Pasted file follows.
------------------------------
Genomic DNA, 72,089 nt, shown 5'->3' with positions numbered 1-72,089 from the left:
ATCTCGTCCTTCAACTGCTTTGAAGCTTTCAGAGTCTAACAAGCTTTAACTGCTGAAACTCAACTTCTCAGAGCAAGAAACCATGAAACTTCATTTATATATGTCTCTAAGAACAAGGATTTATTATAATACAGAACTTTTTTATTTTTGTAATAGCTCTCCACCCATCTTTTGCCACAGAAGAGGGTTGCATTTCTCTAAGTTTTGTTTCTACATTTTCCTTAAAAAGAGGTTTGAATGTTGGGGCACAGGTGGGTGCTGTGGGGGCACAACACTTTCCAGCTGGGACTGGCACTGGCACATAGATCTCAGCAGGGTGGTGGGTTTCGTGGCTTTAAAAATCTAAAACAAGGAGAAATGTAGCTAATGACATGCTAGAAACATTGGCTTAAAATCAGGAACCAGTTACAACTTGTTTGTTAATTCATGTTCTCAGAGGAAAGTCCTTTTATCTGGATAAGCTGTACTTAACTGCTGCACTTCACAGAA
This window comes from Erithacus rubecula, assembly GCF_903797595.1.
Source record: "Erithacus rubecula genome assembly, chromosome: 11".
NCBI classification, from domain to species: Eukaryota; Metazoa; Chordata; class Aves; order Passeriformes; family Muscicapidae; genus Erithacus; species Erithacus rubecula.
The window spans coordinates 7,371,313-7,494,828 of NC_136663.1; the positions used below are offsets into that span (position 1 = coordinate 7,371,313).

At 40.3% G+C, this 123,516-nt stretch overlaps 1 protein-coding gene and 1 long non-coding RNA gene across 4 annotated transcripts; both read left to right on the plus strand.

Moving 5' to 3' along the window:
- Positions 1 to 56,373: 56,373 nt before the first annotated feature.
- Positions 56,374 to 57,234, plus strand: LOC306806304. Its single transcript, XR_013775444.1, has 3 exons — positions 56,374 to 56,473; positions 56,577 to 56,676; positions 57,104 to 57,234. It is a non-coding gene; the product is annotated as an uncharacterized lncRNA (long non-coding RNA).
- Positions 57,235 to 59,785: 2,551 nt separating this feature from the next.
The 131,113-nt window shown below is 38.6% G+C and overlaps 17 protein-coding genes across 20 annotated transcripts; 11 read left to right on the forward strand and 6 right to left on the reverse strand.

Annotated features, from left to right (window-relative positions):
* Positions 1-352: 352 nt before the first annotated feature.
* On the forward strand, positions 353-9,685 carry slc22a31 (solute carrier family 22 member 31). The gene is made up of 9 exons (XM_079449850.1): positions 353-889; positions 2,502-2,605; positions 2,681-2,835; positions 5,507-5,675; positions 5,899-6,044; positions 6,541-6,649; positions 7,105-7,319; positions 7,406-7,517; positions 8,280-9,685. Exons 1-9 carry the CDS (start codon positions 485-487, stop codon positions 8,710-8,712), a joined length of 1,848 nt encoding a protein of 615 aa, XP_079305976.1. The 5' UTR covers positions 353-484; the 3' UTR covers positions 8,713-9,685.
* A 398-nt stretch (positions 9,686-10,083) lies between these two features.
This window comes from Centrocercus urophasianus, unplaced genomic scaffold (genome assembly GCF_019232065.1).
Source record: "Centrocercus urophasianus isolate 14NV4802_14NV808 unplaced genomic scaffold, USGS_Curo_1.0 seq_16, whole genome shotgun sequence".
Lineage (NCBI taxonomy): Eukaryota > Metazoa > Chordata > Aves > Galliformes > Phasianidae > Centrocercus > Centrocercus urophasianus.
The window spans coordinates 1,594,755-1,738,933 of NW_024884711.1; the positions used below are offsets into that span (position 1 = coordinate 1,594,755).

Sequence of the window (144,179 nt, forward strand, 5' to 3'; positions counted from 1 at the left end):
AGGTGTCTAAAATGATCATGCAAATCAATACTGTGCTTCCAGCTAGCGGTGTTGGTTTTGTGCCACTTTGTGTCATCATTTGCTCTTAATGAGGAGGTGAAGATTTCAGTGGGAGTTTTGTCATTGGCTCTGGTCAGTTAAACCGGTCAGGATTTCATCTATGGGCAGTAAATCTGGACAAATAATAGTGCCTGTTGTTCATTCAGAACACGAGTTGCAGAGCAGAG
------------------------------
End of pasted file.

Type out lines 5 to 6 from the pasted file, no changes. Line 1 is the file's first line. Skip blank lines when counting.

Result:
NCBI classification, from domain to species: Eukaryota; Metazoa; Chordata; class Aves; order Passeriformes; family Muscicapidae; genus Erithacus; species Erithacus rubecula.
The window spans coordinates 7,371,313-7,494,828 of NC_136663.1; the positions used below are offsets into that span (position 1 = coordinate 7,371,313).